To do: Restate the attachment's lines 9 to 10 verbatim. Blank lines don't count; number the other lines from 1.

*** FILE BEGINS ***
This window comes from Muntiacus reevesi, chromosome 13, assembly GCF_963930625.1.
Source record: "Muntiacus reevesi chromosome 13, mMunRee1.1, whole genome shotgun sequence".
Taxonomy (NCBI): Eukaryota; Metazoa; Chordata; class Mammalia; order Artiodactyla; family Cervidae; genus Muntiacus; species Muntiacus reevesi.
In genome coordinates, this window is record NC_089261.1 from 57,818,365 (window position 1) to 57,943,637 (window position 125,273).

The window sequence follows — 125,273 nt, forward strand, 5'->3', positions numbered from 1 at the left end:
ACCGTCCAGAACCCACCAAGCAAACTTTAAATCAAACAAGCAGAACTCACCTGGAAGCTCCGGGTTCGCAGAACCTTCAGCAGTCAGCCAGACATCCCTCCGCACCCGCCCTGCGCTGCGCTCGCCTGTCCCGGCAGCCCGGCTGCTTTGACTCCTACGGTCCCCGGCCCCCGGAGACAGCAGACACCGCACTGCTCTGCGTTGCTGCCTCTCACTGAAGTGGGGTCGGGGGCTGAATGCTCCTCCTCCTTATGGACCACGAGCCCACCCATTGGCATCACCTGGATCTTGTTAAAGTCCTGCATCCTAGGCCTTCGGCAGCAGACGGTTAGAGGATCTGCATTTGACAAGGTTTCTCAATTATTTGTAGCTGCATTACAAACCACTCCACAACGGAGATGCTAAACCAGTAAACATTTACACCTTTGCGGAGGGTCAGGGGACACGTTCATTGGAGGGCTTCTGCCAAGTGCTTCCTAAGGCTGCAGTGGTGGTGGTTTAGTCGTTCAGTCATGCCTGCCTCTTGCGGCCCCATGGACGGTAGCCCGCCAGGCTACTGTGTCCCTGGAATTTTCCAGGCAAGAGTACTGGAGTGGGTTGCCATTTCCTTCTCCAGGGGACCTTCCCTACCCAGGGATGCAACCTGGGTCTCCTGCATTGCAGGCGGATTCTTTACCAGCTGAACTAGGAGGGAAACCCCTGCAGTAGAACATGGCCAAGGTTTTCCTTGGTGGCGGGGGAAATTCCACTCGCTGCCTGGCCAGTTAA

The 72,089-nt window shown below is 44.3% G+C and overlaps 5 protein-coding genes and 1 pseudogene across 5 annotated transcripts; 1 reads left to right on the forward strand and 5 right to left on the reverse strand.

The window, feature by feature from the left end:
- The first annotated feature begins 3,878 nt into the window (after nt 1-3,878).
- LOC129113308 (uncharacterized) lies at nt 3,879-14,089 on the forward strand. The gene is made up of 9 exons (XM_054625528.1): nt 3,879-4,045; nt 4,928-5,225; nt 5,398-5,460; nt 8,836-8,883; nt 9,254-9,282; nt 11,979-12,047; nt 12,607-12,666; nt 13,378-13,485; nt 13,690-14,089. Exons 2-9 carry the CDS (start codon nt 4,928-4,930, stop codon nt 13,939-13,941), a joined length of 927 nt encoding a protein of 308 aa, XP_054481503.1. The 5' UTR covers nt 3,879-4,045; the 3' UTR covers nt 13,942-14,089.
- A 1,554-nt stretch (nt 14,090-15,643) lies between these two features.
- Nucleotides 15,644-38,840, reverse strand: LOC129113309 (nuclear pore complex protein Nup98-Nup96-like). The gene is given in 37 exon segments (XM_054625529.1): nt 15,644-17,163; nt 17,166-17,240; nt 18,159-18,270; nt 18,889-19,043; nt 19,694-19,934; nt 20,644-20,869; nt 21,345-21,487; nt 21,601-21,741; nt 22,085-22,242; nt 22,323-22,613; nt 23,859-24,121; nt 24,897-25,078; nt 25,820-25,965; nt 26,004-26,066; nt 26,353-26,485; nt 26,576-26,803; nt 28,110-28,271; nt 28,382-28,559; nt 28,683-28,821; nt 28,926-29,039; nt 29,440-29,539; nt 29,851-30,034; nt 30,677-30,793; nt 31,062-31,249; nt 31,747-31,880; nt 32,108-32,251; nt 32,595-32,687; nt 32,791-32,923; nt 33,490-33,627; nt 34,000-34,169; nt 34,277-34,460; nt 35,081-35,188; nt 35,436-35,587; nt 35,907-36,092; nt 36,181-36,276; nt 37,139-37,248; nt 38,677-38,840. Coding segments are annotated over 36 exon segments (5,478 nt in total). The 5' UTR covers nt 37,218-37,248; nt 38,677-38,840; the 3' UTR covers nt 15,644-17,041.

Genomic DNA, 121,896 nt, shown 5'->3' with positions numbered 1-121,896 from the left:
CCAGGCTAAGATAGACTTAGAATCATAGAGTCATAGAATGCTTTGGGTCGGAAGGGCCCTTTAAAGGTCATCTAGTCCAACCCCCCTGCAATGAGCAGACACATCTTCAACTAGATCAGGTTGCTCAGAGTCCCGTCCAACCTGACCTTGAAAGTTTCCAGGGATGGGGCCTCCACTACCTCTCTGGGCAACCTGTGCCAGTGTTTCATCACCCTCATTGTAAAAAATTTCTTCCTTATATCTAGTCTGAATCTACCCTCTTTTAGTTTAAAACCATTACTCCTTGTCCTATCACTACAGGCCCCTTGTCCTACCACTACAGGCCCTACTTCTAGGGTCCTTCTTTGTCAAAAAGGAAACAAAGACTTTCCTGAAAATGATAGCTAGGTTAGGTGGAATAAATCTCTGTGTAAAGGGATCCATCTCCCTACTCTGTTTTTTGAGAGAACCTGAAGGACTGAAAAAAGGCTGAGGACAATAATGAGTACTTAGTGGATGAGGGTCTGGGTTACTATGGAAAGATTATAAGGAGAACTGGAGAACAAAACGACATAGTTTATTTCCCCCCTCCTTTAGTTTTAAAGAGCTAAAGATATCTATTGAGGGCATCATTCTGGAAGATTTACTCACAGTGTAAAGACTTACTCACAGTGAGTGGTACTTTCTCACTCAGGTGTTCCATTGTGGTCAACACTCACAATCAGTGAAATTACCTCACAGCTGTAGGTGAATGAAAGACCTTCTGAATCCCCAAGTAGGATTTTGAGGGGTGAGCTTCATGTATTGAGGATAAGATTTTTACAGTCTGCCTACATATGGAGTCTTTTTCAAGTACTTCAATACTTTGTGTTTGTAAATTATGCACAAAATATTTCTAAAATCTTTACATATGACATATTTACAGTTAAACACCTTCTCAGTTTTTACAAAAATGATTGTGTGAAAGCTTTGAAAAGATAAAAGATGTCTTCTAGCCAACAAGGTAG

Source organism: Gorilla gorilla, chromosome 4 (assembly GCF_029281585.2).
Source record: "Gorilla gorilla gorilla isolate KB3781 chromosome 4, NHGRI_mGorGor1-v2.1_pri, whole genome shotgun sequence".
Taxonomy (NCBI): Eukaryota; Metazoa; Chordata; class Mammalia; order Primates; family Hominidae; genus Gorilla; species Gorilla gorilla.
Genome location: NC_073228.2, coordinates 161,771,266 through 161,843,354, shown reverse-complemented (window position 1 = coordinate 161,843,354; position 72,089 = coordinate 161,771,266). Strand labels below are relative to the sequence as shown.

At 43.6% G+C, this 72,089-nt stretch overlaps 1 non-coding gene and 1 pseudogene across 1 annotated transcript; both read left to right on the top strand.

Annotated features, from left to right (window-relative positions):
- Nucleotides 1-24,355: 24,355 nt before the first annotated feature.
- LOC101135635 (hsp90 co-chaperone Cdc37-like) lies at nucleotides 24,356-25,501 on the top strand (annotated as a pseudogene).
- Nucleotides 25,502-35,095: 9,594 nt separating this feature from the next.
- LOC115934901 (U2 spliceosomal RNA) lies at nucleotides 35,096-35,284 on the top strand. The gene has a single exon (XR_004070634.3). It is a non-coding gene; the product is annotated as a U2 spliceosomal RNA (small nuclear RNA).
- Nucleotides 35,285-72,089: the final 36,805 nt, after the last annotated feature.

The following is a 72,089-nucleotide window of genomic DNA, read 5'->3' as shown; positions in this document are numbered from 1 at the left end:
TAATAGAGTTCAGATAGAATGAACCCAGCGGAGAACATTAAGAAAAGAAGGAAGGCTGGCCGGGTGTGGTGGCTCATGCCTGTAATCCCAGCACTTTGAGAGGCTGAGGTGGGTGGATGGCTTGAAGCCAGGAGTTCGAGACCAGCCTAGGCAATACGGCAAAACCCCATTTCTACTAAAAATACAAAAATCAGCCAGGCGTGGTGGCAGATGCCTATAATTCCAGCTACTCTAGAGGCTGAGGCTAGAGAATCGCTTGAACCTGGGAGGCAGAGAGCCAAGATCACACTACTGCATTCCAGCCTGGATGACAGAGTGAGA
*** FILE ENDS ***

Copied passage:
- The first annotated feature begins 3,878 nt into the window (after nt 1-3,878).
- LOC129113308 (uncharacterized) lies at nt 3,879-14,089 on the forward strand. The gene is made up of 9 exons (XM_054625528.1): nt 3,879-4,045; nt 4,928-5,225; nt 5,398-5,460; nt 8,836-8,883; nt 9,254-9,282; nt 11,979-12,047; nt 12,607-12,666; nt 13,378-13,485; nt 13,690-14,089. Exons 2-9 carry the CDS (start codon nt 4,928-4,930, stop codon nt 13,939-13,941), a joined length of 927 nt encoding a protein of 308 aa, XP_054481503.1. The 5' UTR covers nt 3,879-4,045; the 3' UTR covers nt 13,942-14,089.